Check out the book on the weird and wild side of Portland in “Fugitives and Refugees”by Chuck Palahniuk and join him on an adventure through the parts of Portland you might not otherwise believe actually exist.  There is also a web site page on www.about.com regarding the “Top 9 Free Things to do in Portland”:  Free Stuff.  I’ve been recently enjoying spending some of my free time in Forest Park ( Forest Park ), at the waterfront and the Saturday Market ( Tourist in Portland ) and have shared my photos and experiences in recent Blogs!  And, then on www.uptake.com you can read about “Portland Oregon, Cheap and Free Things to Do & Attractions” at Cheap or Free .  On the www.virtualtourist.com site you have a list of Portland Things to Do .  In 2007, the New York Times described Portland as “a full-fledged dining destination” currently enjoying its “golden age of dining and drinking”.  In an effort to do our part for the local economy without breaking our pocketbooks, you can visit www.urbandrinks.com for a list of Happy Hours and what’s included at the discounted price.  What’s your favorite Happy Hour and why?  (I’m always looking for new ideas)!  Or what are other free or inexpensive venues in the greater Portland area?  I’m looking at this as an opportunity to get to “visit” my town like a tourist and “vacation in my own backyard”.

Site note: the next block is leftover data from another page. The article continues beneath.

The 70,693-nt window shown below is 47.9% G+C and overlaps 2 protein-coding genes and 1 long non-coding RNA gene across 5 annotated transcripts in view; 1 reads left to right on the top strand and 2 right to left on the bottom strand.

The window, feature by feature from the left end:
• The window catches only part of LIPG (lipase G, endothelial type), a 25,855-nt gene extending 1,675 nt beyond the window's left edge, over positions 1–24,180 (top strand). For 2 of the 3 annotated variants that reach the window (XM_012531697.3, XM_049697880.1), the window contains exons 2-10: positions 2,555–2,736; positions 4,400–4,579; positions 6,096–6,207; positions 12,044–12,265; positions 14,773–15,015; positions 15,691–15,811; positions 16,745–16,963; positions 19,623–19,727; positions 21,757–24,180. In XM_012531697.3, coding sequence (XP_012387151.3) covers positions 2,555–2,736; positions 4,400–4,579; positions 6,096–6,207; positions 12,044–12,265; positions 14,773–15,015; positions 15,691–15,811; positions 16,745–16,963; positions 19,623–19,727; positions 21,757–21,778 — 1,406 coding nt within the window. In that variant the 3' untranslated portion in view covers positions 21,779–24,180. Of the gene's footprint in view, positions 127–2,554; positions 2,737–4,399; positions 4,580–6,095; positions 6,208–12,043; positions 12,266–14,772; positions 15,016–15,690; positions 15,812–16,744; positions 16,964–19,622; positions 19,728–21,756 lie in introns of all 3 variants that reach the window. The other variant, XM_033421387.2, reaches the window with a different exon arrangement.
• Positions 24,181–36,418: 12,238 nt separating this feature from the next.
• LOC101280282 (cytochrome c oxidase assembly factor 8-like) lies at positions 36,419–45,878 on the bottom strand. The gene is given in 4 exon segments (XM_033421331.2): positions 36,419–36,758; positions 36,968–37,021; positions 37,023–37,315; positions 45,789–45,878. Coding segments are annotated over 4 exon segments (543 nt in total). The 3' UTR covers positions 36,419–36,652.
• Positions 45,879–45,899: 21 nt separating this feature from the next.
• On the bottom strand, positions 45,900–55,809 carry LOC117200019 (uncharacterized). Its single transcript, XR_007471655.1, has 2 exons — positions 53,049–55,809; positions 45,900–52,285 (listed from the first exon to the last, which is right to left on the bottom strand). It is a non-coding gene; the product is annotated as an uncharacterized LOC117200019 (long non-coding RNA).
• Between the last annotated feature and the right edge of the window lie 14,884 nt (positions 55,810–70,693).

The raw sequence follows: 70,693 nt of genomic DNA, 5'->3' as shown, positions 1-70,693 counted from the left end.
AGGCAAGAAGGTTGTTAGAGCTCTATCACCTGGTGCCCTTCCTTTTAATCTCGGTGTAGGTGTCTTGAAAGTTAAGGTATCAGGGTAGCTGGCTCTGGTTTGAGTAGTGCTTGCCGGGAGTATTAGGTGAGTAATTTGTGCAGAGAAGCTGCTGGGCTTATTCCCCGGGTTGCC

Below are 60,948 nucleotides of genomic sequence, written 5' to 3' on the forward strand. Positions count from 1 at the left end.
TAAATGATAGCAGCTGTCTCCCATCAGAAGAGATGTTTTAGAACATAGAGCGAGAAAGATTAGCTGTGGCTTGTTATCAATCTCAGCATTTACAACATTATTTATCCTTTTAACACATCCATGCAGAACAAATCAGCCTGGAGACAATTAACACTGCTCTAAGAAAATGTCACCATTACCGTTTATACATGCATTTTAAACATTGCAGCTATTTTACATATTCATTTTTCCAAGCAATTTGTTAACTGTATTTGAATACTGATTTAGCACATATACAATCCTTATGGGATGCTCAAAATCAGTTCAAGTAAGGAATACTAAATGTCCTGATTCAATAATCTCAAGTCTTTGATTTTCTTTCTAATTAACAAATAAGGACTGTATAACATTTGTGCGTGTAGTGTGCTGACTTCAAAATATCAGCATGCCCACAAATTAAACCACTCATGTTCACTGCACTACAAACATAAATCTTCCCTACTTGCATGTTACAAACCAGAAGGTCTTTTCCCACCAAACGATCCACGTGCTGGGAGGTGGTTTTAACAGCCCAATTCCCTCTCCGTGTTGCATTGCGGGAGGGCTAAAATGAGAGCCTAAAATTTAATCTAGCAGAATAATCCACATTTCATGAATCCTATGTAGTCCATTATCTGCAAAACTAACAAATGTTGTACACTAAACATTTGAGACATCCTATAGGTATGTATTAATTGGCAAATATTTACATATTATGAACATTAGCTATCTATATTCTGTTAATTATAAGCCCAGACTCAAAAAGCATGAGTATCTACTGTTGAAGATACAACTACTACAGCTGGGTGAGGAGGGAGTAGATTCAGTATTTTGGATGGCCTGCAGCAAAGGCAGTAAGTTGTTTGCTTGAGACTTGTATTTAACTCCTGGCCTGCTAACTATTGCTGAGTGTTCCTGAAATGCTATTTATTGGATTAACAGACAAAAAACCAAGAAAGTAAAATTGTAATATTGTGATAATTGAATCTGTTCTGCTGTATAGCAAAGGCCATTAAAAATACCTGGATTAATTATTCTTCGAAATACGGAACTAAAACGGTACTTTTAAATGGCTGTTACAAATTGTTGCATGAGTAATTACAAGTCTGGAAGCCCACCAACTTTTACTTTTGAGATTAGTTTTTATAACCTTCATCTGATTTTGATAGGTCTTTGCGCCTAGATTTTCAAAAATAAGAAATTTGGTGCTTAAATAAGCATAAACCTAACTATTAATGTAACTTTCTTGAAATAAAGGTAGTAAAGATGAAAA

2008 was the first year on record when U.S. house sizes actually stopped growing. This shift is indicative of a trend toward greener and more economical living.  Maybe we can enjoy this opportunity and make it good for us, good for the earth and good for our pocketbooks.  We can get healthier by spending more time outdoors or springing for an inexpensive gym membership.  We can shop in our own closets.  We can watch for sales and clip coupons.  We can carpool, walk or ride a bike.  We can curtail our energy consumption.  We can revel in the challenge rather than wallow in the disappointment?  Well…we can try anyway….





By Jolth,  Wed Nov 17 2010, 14:01
Thanks for the tips and infomration. I have been wanting to start saving money more for a rainy day and just havent gotten down and started doing it. I need to though because I know that there is going to be a point where I need to depend on my own money and can't just work a lot to pay off my debt. I need to start now! http://www.blueorbtours.com
By Janeese Jackson,  Wed Nov 17 2010, 17:20
I couldn't agree more; as "sooner becomes later" much faster than we ever suspect! All the best...jj
By Pdxtraveler,  Thu Aug 18 2011, 14:36
Sometimes I like to go a little farther afield, like Seattle. It is inexpensive to eat in Pike Place Market. Just snack as you go along. Another inexpensive option fo things to do in Seattle is to take a walking tour. I did a Coffee Crawl with Seattle By Foot tours and had a great time. Next time I'm in town, I want to try another tour. Seattle has a great bus system so hop on a bus to get where you need to go. A cheap harbor cruise is to take the ferry to Bainbridge Island. Lots of ways to save money in Seattle!
By Janeese Jackson,  Thu Aug 18 2011, 17:45
Love the sound of the harbor cruise to Bainbridge Island! I do love quick trips north to Seattle!!...jj